Social Media Icons fall under which Gestalt Principle?

There are 5 Gestalt's Principles:

  1. Similarity
  2. Proximity
  3. Continuation
  4. Closure
  5. Figure and Ground

I am confused as to which Principle does the social media icon falls under. Is it Similarity or Proximity or Continuation.

  • 1
    Please provide more details here. – JonW Jul 29 '15 at 9:55
  • 1
    Is this is a coursework question? – Peter Jul 29 '15 at 9:59
  • yes, it was asked in one of the exams as well. – Sangeeta Jul 29 '15 at 10:03
  • While this may be the sort of thing that lecturers like to ask to test your knowledge, they have very little practical use in UX. Hence I don't see any UX value in answering a purely academic question like this, and so I'm closing the question. – JohnGB Jul 29 '15 at 14:00

Gestalt principles are not mutually exclusive categories. A good set of share buttons has proximity, similarity, and perhaps enclosure.

But often you see differently styled buttons together, with little similarity. good similarity

The top row is VERY consistent, but sacrifices some of the brand identity. The bottom row is already showing differnt { shapes, font styles, types of shading etcetera. And the following is just a mess:

bad similarity http://media.mediatemple.netdna-cdn.com/wp-content/uploads/2012/02/social-media-counters-1.png

  • Icons are similar in size and shape. Something like heartserv.com/wp-content/uploads/2014/04/… – Sangeeta Jul 29 '15 at 10:20
  • Those have both similarity and proximity.Though it appears to be split in to two rows in terms of proximity. It could be used to separate more professional links (website, linkedin, official YT channel, RSS) from more casual networks (pinterest, twitter). – PixelSnader Jul 29 '15 at 10:32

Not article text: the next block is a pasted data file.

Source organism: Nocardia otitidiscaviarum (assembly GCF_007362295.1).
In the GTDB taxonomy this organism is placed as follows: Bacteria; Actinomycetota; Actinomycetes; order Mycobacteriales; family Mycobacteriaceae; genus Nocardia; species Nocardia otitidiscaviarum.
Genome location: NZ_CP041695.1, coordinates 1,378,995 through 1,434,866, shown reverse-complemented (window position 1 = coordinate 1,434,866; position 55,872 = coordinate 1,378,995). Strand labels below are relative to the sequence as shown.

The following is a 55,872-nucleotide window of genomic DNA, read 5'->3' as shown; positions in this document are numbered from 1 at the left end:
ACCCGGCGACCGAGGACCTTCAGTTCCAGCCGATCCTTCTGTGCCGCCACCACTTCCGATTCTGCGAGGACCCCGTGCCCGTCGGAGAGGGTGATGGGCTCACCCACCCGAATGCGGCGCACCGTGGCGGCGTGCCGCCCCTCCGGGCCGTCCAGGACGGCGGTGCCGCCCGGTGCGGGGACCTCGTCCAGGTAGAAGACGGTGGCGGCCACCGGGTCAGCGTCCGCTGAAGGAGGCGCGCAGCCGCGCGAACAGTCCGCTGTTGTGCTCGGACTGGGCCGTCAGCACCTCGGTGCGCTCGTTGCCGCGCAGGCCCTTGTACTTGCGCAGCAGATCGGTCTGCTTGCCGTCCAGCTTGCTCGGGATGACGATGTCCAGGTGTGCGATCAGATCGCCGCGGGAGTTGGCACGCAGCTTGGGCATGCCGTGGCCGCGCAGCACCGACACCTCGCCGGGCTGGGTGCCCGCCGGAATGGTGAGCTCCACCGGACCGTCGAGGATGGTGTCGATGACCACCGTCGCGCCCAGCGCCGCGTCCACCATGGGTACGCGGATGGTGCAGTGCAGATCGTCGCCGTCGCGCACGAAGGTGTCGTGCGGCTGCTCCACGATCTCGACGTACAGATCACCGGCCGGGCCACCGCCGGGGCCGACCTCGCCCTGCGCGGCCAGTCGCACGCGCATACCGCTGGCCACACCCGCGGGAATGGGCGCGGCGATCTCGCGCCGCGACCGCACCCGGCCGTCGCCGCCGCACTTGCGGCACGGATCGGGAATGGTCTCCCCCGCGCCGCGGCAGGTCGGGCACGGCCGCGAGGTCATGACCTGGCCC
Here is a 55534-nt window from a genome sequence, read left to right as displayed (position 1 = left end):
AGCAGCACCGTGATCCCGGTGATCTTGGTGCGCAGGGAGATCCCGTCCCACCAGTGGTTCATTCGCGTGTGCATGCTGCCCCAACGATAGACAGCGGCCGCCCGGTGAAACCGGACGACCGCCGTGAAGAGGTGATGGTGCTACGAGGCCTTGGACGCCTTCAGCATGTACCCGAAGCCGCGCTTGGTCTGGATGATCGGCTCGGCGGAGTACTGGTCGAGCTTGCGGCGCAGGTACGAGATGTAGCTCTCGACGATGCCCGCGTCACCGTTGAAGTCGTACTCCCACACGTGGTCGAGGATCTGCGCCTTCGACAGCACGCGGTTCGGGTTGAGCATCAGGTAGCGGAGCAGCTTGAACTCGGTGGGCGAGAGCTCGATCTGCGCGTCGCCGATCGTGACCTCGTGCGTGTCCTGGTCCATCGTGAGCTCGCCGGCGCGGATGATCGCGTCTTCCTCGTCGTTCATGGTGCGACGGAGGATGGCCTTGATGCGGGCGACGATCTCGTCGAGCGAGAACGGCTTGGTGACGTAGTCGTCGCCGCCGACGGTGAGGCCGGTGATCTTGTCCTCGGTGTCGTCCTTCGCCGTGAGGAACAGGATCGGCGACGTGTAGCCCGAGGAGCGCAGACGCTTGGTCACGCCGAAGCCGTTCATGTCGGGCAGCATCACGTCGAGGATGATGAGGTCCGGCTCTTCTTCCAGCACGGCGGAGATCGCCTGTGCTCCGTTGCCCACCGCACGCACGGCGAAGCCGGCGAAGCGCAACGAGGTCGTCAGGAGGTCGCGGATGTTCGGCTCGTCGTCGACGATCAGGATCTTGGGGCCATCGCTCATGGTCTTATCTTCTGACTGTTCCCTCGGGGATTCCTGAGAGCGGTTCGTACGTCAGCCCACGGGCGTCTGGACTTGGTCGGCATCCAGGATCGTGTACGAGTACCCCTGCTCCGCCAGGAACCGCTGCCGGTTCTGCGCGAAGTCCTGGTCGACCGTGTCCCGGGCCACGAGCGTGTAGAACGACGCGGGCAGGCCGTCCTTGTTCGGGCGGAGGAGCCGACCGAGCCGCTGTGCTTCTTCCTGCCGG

• If we assume that it is only shown in one row/line then I guess it should be similarity right? This URL also says that it should be similarity - stanford.edu/class/cs194h/studio/iholmes/assignments/… – Sangeeta Jul 29 '15 at 10:37
  • Nope, still has proximity as well. They're all grouped together in the bottom right. If you look at the shopping cart icon, it shares similarity (white BG, grey icon, simple silhouette) with the social icons but it is placed all the way on the other side of the page. You should really step off the idea that elements share proximity OR similarity OR continuation etcetera. Good UX design uses different combinations of principles to organize more complex categories. They're like the circles of a venn-diagram. – PixelSnader Jul 29 '15 at 11:27

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